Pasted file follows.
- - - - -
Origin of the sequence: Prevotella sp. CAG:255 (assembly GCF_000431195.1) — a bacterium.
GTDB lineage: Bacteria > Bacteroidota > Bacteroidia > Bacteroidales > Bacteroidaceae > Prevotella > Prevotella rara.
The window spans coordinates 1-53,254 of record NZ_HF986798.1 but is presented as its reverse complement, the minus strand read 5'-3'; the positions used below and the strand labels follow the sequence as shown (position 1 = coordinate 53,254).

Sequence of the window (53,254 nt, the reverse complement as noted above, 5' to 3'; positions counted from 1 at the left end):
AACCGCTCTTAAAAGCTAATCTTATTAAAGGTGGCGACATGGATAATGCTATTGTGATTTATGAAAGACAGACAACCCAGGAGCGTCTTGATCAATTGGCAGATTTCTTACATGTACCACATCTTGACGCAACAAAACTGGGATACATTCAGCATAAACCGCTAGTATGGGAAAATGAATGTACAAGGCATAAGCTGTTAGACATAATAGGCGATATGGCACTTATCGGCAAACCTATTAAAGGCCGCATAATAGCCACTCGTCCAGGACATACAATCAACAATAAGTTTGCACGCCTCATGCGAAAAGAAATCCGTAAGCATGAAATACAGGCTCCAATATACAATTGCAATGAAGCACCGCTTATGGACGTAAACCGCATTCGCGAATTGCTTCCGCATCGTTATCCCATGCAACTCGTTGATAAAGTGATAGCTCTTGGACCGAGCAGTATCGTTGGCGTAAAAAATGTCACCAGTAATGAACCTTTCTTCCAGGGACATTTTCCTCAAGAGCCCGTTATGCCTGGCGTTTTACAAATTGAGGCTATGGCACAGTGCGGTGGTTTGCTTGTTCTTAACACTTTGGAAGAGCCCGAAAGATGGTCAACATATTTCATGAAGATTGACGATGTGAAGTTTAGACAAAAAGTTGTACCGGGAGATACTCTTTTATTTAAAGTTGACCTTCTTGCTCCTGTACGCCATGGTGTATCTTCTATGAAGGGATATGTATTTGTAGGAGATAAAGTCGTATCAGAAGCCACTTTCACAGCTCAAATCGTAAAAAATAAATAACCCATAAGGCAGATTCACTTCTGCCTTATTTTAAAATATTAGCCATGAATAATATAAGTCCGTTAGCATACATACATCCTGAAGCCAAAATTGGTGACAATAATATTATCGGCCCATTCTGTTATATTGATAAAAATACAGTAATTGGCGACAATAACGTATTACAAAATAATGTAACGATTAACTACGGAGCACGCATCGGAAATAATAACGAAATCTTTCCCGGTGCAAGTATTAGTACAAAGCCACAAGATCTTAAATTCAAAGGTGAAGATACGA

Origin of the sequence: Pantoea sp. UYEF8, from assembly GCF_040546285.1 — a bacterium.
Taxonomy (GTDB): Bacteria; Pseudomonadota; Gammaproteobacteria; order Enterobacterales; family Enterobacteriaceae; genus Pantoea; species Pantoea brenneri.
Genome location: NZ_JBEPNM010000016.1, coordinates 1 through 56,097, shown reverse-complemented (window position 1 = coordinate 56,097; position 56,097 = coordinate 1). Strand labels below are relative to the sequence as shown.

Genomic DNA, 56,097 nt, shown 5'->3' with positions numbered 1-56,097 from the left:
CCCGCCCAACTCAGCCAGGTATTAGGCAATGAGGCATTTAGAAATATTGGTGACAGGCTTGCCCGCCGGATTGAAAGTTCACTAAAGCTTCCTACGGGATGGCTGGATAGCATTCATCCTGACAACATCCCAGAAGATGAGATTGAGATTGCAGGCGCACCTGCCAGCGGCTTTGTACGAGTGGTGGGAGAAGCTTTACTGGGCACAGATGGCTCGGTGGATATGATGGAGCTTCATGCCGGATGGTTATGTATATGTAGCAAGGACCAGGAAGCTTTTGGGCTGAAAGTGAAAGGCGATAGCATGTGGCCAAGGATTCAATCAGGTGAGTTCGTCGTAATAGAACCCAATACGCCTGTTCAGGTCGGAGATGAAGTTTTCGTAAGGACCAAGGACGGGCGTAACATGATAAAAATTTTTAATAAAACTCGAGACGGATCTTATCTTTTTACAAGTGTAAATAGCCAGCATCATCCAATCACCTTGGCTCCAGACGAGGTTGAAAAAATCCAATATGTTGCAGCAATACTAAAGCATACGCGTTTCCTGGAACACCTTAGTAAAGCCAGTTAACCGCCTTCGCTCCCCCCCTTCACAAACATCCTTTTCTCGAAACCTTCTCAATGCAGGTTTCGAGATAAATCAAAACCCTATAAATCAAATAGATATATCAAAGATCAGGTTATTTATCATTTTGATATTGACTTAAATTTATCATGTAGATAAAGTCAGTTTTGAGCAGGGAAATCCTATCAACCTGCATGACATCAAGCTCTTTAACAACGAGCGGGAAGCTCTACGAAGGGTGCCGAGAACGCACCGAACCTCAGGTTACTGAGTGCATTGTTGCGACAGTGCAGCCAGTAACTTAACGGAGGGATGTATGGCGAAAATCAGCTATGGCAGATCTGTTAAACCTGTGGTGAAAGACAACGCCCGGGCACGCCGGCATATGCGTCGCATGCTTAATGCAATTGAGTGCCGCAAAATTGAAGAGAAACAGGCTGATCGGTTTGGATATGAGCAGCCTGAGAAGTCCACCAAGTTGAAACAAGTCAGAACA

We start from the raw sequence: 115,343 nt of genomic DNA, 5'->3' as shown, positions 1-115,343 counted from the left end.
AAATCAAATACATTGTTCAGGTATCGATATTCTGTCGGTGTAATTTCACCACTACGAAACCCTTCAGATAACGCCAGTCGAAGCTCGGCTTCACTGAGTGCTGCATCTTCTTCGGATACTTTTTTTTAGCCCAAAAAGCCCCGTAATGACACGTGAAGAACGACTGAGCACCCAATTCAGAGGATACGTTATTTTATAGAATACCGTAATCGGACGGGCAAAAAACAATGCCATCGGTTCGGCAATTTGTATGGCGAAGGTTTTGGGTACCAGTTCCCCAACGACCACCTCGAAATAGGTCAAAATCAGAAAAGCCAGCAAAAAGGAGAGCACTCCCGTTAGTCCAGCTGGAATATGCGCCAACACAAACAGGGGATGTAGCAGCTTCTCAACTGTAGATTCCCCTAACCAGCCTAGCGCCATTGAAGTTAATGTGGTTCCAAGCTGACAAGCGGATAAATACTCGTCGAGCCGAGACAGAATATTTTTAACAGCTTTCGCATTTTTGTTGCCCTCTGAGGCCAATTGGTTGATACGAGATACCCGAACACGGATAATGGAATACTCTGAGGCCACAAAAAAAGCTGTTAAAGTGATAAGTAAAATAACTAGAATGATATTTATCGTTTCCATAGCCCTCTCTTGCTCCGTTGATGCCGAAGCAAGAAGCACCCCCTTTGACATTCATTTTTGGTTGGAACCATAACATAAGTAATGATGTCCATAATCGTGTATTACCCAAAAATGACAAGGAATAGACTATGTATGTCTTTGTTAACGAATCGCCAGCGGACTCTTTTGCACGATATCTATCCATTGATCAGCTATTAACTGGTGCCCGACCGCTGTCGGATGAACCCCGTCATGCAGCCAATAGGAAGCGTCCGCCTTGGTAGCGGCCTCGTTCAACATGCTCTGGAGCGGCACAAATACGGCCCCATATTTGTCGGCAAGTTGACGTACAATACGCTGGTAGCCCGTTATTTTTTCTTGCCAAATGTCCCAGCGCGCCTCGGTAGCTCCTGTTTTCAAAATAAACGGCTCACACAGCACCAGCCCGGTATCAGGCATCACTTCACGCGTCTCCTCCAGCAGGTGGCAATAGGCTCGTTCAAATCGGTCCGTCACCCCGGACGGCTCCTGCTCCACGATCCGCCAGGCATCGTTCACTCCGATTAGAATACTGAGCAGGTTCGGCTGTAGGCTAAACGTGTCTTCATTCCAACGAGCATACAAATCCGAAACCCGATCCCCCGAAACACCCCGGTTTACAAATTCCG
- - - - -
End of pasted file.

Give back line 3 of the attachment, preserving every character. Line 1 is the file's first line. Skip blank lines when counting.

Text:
The window spans coordinates 1-53,254 of record NZ_HF986798.1 but is presented as its reverse complement, the minus strand read 5'-3'; the positions used below and the strand labels follow the sequence as shown (position 1 = coordinate 53,254).